Suicide Girls Must Die! - Unrated
R1 - America - First Look Studios
Review written by and copyright: Jeremiah Chin (7th July 2010).
The Film

For everyone who wanted more nudity in their reality shows or more plot and less depth in their softcore porn, here comes “the first reality horror movie” “Suicide Girls Must Die!” (2010). Boasting no actors and no script, the film is basically an excuse to film a suicide girls photoshoot somewhere in the Maine wilderness with some pretty terrible music spliced into the mix. But of course to really take on the reality flavor they give everyone handheld cameras, create a confessional booth and stage some stunts to try and scare the models.

Here’s where I usually try to give a plot synopsis, but really that’s all there is to the movie. It starts with them going to Maine, they do some nude modeling, sequences are set to music stills and close-ups on them doing some nude modeling. Spooky stuff starts happening, people react in the confessional booth, people start disappearing and nobody notices until about an hour in to the movie. But even after they’re supposed to be thinking that people are getting murdered and disappearing, they still find some time to do some nude modeling.

The reality angle of the film is really just a lazy reference to reality style television, because nothing about it actually feels real, every death or disappearance that happens is pretty corny and goes by quickly, a couple people seem to notice in the house and then they just go shoot some more modeling shots. And really any sort of drama they try to create is parely above the level of catfighting you would see inside of any dating show, only this one is filled with tattooed and pierced women with punk hair styles.

I think I get what Suicide Girls is trying to do, present alternative images for artistic/pornographic (depending on perspective) purposes, but really this is about as scary as the Halloween issue of your porno magazine of choice. Unless your porno magazine of choice tends to feature non-white girls, guys or non-tattooed people because there are few to none of those in the movie. The directing tries to go for reality style filmmaking, but it feels more phony than any movie that goes for the shaky handheld style. Really it seems like Sawa Suicide saw a few episodes of “Fear” (2001) on reruns and decided to just throw some of their models in a more fraudulent situation.

Honestly, just look at some porn if you want to get some fill of nudity, you can avoid the weak plot of suicide girls and find something that acknowledges it’s main goal. Many great horror movies have slight or superficial elements of nudity, and pornos can have superficial elements of horror, but they still manage to stay on track with their goal. Suicide Girls aspires to be something it’s not, going for a full on reality experience that you get entertained by, but really it’s just a typical nude modeling reel with no real plot point other than making some of it’s participants disappear and cry in the course of filming. But when you aren’t servicing the horror aspect of it by getting scary, you aren’t servicing the character aspect of the reality show and you occasionally service the nudity aspect, just drop the pretense of horror and shoot a softcore porn movie.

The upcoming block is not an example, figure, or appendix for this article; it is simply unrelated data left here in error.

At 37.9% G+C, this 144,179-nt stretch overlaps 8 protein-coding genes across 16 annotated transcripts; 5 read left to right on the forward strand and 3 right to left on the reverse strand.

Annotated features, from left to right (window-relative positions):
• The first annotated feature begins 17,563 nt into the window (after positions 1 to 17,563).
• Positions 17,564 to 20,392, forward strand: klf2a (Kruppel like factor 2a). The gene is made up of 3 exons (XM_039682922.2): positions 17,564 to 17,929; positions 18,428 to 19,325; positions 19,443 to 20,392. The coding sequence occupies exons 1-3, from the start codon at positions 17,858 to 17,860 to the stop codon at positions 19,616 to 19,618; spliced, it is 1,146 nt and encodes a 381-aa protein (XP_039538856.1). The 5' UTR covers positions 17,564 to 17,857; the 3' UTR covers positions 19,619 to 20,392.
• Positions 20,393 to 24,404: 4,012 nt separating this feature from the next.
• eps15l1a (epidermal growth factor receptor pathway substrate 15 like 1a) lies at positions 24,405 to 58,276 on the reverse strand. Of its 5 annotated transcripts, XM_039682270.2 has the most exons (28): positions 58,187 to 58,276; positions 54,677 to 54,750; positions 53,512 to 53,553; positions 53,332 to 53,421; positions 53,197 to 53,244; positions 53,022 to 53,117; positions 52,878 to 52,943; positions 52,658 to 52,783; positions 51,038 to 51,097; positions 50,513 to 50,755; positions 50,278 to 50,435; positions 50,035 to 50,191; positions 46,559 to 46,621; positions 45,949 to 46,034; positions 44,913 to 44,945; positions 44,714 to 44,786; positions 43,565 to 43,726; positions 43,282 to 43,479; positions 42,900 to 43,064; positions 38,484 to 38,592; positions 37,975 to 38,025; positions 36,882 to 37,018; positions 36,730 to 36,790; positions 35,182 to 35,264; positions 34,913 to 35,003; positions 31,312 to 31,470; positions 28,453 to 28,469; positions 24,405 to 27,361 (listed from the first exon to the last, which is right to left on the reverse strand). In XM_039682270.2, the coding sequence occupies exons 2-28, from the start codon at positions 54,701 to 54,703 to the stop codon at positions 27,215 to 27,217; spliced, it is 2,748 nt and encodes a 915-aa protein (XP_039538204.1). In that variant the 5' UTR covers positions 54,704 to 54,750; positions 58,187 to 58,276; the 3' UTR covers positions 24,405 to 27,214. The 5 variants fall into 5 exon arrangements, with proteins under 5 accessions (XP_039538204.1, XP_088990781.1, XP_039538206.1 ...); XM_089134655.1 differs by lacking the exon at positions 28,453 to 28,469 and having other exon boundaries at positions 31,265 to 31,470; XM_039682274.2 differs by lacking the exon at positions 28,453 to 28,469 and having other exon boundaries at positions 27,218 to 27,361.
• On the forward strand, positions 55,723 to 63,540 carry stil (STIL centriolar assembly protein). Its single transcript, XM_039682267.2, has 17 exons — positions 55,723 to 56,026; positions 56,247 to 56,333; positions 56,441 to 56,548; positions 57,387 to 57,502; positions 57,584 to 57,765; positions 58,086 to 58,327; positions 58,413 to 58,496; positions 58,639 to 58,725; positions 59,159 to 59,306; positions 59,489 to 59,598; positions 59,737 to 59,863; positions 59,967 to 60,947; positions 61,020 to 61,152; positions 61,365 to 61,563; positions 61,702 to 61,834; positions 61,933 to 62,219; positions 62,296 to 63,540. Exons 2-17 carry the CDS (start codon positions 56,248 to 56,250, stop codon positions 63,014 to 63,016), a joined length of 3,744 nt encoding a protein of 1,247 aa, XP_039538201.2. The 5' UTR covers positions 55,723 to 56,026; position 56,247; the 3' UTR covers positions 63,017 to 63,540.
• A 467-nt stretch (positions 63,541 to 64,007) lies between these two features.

The DVD is presented in a 1.78:1 widescreen anamorphic aspect ratio with the sort of varying camera quality you would expect from the reality filmmaking they’re going for. Some cameras shoot nice HD-looking images that actually have some good lighting and contrast, while others just are a mush of grain that doesn’t make a ton of sense, but neither does the movie so it matches up pretty well. But these inconsistencies come out of the filming itself, so the disc’s transfer may or may not be well done because of the original processing of the film.


The audio however is an English Dolby Digital 5.1 surround track, you can see everyone hooked up to wireless microphones hooked into a central camera meaning a better audio transfer where you can pretty much hear everyone clearly. The soundtrack starts to grate on your nerves after the first few minutes if it’s not your style of music, and for me it’s just a little too indie to deal with. Throw these in with some cheesy sound effects and some stock horror tracks to try and set the mood for the movie and you have an okay transfer with some pretty terrible sound to pump out.
No optional subtitles are included.


Suprisingly the movie has extras, not a ton of features, but a brief featurette, a photo gallery, theatrical trailer and bonus trailers. Below is a closer look.

“Rigel’s Confession” featurette runs for 2 minutes and 6 seconds. Rigel talks about what her job in Maine was supposed to be and a bit about the movie and how she was scared.

The photo gallery is really just a collection of the pictures that were taken played as a slideshow, which runs for 49 seconds. If you watched the movie you’ve seen the pictures, but they’re actually tamer than any of the photoshoots in the movie.

The theatrical trailer runs for 1 minute and 32 seconds.

There are even some bonus trailers on the disc including:

- “SuicideGirls: Guide to Living” runs for 1 minute and 9 seconds.
- “SuicideGirls: Italian Villa” runs for 1 minute and 14 seconds.
- “Bad Lieutenant: Port Of Call New Orleans” runs for 2 minutes and 32 seconds.
- “Costa Rican Summer” runs for 56 seconds.


The Film: F Video: C Audio: C Extras: F Overall: D


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